Dear Readers: Join us Thursday at 2 p.m., just hours before the final presidential debate, for the latest edition of Sabato’s Crystal Ball: America Votes.
If you have questions you would like us to answer about the closing days of the campaign, email us at email@example.com.
Additionally, an audio-only podcast version of the webinar is now available at Apple Podcasts, Spotify, and other podcast providers. Search “Sabato’s Crystal Ball” to find it.
One other note: The Center for Politics’ new three-part documentary on the challenges facing democracy, Dismantling Democracy, is now available on Amazon Prime.
— The Editors
KEY POINTS FROM THIS ARTICLE
— We are moving the Iowa Senate race from Toss-up to Leans Democratic. Iowa remains a Toss-up for president.
— Iowa may have replaced North Carolina as the race likeliest to decide Senate control, although North Carolina remains a very viable Democratic target despite Cal Cunningham’s (D) troubles.
— We have a couple of House rating changes, mostly out of an abundance of caution. We also update the House state of play.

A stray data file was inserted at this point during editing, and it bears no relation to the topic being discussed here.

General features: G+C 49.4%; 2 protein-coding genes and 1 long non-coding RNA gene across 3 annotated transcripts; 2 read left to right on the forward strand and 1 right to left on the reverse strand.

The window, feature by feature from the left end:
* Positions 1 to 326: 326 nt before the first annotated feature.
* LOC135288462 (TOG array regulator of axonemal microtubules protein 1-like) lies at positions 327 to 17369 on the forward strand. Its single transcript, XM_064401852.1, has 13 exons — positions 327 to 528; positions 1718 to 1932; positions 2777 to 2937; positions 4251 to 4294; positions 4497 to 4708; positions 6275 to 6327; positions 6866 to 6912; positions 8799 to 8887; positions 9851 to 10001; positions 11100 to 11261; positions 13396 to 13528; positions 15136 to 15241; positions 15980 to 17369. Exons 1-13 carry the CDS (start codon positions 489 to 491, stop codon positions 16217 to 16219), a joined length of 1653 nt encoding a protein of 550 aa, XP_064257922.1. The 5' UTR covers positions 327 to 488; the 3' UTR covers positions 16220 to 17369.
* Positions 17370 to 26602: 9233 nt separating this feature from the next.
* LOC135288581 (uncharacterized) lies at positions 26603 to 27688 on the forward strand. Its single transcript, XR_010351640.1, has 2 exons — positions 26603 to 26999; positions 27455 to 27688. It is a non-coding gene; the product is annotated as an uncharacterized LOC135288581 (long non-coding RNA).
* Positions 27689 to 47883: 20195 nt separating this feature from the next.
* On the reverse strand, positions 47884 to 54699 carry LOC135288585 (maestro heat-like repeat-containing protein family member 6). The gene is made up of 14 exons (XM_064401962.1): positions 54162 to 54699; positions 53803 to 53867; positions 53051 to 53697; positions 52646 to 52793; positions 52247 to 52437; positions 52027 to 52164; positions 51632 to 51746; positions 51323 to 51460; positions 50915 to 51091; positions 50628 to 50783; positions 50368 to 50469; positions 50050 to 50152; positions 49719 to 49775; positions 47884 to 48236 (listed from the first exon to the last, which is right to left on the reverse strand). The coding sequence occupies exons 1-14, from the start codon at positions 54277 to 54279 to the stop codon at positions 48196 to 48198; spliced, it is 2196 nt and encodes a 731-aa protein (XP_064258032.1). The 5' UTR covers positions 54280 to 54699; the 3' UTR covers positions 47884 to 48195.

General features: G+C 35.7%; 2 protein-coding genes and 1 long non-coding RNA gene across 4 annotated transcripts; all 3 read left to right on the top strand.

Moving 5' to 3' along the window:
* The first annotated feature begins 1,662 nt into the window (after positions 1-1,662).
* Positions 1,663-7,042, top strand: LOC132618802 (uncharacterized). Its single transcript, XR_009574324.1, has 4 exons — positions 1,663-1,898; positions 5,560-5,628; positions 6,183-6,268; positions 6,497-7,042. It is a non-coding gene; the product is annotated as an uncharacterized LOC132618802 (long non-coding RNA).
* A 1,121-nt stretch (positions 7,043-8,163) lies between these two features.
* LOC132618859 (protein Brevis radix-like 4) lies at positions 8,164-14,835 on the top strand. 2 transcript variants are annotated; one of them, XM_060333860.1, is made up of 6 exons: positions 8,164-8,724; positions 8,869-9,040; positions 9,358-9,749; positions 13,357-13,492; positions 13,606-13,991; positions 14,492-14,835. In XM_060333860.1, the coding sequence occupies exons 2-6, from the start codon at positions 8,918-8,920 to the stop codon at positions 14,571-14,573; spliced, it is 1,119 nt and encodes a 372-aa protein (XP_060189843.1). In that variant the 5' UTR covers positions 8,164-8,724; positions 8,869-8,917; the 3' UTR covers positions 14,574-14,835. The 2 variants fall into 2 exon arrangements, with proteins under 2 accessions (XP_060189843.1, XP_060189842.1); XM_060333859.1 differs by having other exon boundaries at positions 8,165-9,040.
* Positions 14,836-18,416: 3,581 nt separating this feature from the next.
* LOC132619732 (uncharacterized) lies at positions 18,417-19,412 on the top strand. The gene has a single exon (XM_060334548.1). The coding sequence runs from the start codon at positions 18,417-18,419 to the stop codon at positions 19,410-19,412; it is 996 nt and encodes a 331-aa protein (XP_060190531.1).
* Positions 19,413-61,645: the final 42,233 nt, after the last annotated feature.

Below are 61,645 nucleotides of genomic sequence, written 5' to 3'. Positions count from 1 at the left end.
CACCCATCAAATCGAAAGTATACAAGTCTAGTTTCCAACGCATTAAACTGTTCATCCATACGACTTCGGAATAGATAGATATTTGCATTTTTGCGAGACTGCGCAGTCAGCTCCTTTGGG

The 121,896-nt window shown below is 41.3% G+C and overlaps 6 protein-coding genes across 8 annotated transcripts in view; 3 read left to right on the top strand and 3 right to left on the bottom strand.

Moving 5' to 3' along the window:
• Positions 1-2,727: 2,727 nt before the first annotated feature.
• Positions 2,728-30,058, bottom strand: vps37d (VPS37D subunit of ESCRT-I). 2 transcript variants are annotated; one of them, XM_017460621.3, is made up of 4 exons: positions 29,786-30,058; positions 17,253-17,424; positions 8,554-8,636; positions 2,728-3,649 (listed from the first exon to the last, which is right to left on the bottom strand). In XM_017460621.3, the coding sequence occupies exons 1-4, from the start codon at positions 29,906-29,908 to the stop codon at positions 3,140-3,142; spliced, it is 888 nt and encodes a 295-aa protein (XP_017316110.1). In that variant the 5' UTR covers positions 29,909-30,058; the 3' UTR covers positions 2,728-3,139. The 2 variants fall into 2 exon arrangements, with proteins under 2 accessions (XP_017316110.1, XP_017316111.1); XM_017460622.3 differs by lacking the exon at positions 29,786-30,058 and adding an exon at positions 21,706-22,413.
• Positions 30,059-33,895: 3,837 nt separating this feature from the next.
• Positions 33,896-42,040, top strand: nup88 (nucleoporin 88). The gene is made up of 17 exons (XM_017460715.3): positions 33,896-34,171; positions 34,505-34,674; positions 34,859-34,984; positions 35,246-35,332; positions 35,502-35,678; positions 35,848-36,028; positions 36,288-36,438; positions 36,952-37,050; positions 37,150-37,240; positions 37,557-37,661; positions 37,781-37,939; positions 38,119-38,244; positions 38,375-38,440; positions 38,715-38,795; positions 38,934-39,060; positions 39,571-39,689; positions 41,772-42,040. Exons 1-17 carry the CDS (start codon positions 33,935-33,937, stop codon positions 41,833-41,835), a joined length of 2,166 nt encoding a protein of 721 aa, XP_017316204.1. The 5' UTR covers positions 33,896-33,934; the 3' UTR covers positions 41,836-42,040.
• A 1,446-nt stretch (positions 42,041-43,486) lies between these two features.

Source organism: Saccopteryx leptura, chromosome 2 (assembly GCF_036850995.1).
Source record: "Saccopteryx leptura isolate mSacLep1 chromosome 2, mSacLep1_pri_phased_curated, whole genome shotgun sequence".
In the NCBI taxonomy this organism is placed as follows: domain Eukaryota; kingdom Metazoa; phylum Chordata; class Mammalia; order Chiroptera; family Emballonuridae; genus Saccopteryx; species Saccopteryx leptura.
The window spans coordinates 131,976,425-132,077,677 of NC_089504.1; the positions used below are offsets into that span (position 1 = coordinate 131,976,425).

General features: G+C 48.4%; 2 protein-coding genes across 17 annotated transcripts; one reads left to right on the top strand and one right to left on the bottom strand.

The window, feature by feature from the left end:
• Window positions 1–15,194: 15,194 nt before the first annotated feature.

Table 1: Senate rating change
Table 2: House rating changes
Map 1: Crystal Ball Senate ratings
Iowa and the race for the Senate
In Iowa, Sen. Joni Ernst (R-IA) is looking increasingly like an underdog against her Democratic challenger, Theresa Greenfield. At the presidential level, Iowa is looking like a true toss-up, and Greenfield seems to be running at least even with — and often better than — Joe Biden in the state.
For political junkies, perhaps one of the most anti-climactic features of the 2016 election was that, across the 34 states that saw contests, the senatorial results lined up perfectly with the presidential picture. That year, no Donald Trump-won states sent a Democrat to the Senate, or vice versa. But Iowans may be in a more split-ticket mood now — or, they may even deliver the Democrats a sweep in the topline races.
As of Monday, Greenfield’s average lead in the RealClearPolitics average was 4.8%, while Biden was up by a more meager 1.2%. Perhaps tellingly, most of that difference comes from Ernst underperforming Trump — her average polling share stands at 42.5%, compared to Trump’s 46.3%. So it makes sense that, despite his sagging national fortunes, Ernst generally is still trying to frame herself as a firm ally of the president.